Defective brake pistons can cause a stuck brake. The damage must be repaired immediately in a workshop.

The same applies to the wheel bearings of the wheels. Here, the noises are initially only announced when the defective side is loaded (most recognizable when cornering at idle). It is different with “hanging” brakes, which often do not make themselves felt so quickly. However, the free movement of the brakes can be checked by allowing the car to coast from a low speed. If the car stops jerkily, this is an indication of a stuck brake piston. It may be possible to determine which wheel the brake is stuck on by feeling the rim temperature. The wheel with the stuck brake is often noticeably warmer than the other rims. Turning the wheel on the lifting platform brings final certainty. With disc brakes, the brake pad that is constantly in contact may be visible. In this case, the vehicle should be taken to a workshop immediately.

Clogged injectors increase fuel consumption

The injectors can also be responsible for increased consumption. An engine has one injection valve for each cylinder; diesel engines are referred to as injectors. The injection nozzles atomize a very fine fuel mist either in the intake tract (port injection) or directly in the combustion chamber of the cylinder (direct injection). Over the years, the nozzles get dirty, which means that combustion is no longer optimal. As a result, the engine lacks power, while consumption increases at the same time. In many cases the addition of special additives already helps. However, before using it, owners should clarify with the car manufacturer whether the additive has also been approved for the vehicle. In the case of stubborn deposits, it is advisable to remove the injection nozzles and have them professionally cleaned. (Injectors: defects, symptoms, cleaning)

Broken ancillaries cost power

Defective ancillaries can also be responsible for increased fuel consumption, such as a defective air conditioning compressor. When switched on, the compressor is set in motion by means of a magnetic clutch via the V-belt and from then on provides increased resistance for the engine. It becomes correspondingly thirsty and, depending on the design and size, uses about 0.5 to 2.5 liters more fuel per 100 kilometers thanks to the air conditioning. If the magnetic coupling is defective, the compressor may no longer be able to be switched off, so the increased resistance is permanently maintained.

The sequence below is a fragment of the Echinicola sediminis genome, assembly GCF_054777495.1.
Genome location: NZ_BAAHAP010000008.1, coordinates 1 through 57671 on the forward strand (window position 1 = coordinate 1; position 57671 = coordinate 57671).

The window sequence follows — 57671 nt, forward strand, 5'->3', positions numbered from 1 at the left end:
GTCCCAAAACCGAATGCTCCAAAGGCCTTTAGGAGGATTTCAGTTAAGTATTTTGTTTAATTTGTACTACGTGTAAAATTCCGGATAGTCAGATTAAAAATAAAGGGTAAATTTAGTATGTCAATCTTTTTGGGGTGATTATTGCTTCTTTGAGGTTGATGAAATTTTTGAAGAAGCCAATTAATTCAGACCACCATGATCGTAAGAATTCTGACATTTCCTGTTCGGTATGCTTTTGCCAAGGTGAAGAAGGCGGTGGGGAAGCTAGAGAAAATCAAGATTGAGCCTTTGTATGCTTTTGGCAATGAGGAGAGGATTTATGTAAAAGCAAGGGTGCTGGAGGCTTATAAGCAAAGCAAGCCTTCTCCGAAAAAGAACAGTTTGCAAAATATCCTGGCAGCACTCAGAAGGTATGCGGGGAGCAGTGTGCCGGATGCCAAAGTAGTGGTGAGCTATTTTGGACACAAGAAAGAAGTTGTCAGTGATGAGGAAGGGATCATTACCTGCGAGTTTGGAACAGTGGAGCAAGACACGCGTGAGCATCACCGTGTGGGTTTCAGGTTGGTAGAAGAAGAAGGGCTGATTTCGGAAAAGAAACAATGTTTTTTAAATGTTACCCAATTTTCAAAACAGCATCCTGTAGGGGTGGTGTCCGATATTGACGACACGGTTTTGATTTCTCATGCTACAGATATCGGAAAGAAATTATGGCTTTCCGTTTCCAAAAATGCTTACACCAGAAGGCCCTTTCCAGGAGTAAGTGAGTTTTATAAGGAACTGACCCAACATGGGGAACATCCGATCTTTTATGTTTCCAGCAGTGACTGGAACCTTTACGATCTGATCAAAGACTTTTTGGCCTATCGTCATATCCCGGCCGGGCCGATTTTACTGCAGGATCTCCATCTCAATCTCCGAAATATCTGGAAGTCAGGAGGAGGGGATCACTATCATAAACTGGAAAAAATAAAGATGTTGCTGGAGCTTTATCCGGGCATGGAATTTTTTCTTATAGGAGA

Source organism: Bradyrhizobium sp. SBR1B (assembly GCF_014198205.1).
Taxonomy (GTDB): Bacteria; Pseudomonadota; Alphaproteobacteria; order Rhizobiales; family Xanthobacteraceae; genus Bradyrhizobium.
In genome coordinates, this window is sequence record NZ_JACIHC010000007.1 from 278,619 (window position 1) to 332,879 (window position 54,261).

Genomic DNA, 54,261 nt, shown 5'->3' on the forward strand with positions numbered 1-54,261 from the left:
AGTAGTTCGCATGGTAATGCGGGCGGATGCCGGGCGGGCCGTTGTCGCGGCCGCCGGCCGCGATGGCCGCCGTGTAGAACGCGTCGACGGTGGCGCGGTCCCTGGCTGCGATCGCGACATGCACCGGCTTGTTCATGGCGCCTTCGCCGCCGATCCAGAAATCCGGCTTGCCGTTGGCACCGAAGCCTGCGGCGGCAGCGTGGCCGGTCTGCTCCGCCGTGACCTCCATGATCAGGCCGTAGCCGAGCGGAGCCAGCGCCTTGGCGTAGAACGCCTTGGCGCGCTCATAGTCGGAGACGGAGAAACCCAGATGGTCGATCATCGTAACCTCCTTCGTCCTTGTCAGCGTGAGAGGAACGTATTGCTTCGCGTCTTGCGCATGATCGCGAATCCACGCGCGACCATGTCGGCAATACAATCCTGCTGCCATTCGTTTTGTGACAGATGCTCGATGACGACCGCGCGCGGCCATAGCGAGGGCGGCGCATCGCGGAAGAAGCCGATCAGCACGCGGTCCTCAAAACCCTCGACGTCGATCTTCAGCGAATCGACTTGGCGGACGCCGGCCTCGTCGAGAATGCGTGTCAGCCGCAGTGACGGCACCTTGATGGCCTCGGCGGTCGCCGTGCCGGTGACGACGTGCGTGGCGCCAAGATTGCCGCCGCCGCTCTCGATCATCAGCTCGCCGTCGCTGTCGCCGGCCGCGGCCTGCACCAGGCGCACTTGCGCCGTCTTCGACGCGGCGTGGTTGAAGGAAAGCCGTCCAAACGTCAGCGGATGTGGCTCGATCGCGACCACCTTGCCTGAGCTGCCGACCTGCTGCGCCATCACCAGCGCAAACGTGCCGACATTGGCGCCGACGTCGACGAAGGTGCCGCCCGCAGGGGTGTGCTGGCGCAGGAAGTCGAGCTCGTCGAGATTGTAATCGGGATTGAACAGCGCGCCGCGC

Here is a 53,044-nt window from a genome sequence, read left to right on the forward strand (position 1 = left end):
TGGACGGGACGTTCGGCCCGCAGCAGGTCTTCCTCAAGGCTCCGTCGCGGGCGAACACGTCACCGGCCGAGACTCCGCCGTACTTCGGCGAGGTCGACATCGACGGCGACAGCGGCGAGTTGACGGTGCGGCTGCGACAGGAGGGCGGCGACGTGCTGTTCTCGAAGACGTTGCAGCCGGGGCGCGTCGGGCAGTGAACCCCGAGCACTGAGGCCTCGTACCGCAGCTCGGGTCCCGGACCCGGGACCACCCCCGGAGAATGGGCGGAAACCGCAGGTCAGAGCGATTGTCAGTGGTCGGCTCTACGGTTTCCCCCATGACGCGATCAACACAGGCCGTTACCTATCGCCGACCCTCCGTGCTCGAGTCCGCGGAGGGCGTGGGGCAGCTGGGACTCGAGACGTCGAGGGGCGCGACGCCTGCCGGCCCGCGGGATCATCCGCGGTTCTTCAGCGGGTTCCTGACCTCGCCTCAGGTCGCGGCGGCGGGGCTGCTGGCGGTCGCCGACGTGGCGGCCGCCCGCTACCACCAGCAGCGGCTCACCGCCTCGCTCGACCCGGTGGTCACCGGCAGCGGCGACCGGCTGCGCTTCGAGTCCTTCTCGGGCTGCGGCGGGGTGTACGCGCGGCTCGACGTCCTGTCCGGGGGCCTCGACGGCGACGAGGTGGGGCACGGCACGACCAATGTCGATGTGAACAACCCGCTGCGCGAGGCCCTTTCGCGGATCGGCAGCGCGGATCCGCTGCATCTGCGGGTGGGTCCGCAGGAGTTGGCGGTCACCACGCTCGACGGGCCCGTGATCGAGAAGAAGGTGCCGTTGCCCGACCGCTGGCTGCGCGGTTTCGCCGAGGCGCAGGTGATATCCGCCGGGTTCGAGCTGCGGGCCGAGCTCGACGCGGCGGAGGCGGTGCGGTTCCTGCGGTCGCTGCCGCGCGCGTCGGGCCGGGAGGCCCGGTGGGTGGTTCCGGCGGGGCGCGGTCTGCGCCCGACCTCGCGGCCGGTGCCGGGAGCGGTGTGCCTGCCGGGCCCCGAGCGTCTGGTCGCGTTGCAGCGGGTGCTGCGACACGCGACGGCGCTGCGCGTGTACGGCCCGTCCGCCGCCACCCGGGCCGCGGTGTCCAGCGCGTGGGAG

The operation of stiff ancillary units such as the air conditioning compressor or the alternator (image) costs the engine additional power.

The same applies to modern alternators, which only work when overrun and are decoupled under load. If the decoupling does not work, consumption also increases here. Even if the solenoid valve has not suffered a misfire, a broken bearing or a defective belt pulley can make it difficult for the units to run and increase the engine’s working resistance. Corresponding damage can usually be recognized by noises when the units are running. (Cars really consume this: manufacturer data vs. test consumption)

Sensors determine the injection quantity and timing

The electronic engine control is another possible source of error that should be considered in the event of unusually high consumption. In most cases, it is not the control unit itself that is defective, but one of the many sensors that supply the control unit with information. The most important of them: mass air flow sensor, crankshaft sensor, lambda sensor, camshaft sensor, throttle valve sensor, knock sensor, coolant temperature sensor, TDC sensor and the air temperature sensor. From the data provided by these sensors, the engine control unit calculates, among other things, the ignition point and the quantity and timing of the fuel injection.
If the information from one or more sensors is incorrect, fuel consumption can increase – for example if too much fuel is injected or at the wrong time. If the sensors fail, the engine usually falls into the emergency mode (engine control light comes on). Here, too, the combustion process is not optimal, which also increases consumption. In many cases, a defective sensor can be read from the error memory of the engine control unit. However, this is not always the case. It can happen that the workshop has to replace sensors on suspicion. In the picture gallery we show other possible causes that can be responsible for increased fuel consumption!

picture gallery


Fuel consumption too high: the most important reasons